I love the look of the threader earrings, but they don't work as well as might be hoped if the holes in your ears are in any way stretched out, as mine are (from too many heavy dangle earrings, not those scary things which allow people to see clear through to the other side of your ear-lobe. Those make me a little queasy).

Perhaps the U-shaped threaders would be more stable. Any ear-wire would work, though I like the swinginess of having them on a chain.

When I make up kits, I include one if those silky necklace cords so that the slider can be worn Right Away, but I think many beaders would rather bead the perfect carrier themselves; the necklace cord is insurance against my being wrong. Or for it. How does that work?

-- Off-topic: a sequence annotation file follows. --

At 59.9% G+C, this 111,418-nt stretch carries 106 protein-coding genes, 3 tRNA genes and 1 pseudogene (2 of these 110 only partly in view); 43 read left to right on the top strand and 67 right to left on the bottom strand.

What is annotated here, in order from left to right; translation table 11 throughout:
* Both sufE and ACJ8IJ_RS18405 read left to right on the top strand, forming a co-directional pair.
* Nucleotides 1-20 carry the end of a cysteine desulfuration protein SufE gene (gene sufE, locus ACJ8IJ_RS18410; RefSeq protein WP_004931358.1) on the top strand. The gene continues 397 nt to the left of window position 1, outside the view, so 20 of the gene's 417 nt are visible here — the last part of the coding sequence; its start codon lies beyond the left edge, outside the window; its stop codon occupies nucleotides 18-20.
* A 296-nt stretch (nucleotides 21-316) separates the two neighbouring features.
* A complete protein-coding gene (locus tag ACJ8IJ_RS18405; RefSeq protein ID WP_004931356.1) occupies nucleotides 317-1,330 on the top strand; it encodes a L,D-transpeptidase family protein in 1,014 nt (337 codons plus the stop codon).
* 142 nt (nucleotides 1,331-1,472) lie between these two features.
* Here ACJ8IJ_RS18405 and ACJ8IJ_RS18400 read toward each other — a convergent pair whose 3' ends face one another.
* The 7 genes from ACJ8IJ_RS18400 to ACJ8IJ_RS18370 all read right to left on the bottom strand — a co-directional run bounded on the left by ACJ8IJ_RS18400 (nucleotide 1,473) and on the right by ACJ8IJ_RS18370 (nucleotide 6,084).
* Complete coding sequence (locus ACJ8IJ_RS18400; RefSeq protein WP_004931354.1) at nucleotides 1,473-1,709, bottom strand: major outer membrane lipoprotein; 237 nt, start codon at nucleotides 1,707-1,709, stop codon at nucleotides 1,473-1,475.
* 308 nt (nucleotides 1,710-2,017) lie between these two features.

Geometry Origami: Triangles Pattern:  $7.50 for PDF emailed to you

   Japanese size 11 seed beads (or Delicas) in 2 colours
   Ear wires or threaders
   Necklace for the slider
   Your favourite beading thread
   Size 10 needle

Then I played around with the rhombus, which we tend to think of as a diamond shape.
You can join three (or four, as shown here) to make a bicone-shaped pendant, which seemed to need ruffles around its middle, which inexplicably makes me think of the hippos in tutus from Fantasia.
Naturally the donut slider needed a tutu as well.

I like to use Czech seed beads for the ruffles as I think their rounder shape really lends itself well to beadwork in which the beads have to compete for space in a sort of organic and seemingly unstructured way, where the squarer, more regular Japanese seeds do better in a more structured format. Delicas would also work well here.

Geometry Origami: Diamonds Pattern: $9 for PDF emailed to you

Japanese size 11 seed beads (or delicas)
Czech size 11 seed beads
Ear wires
Necklace for the slider
Your favourite beading thread
Size 10 needle

None of the other shapes really yielded anything I liked quite as much, though I haven't completely given up.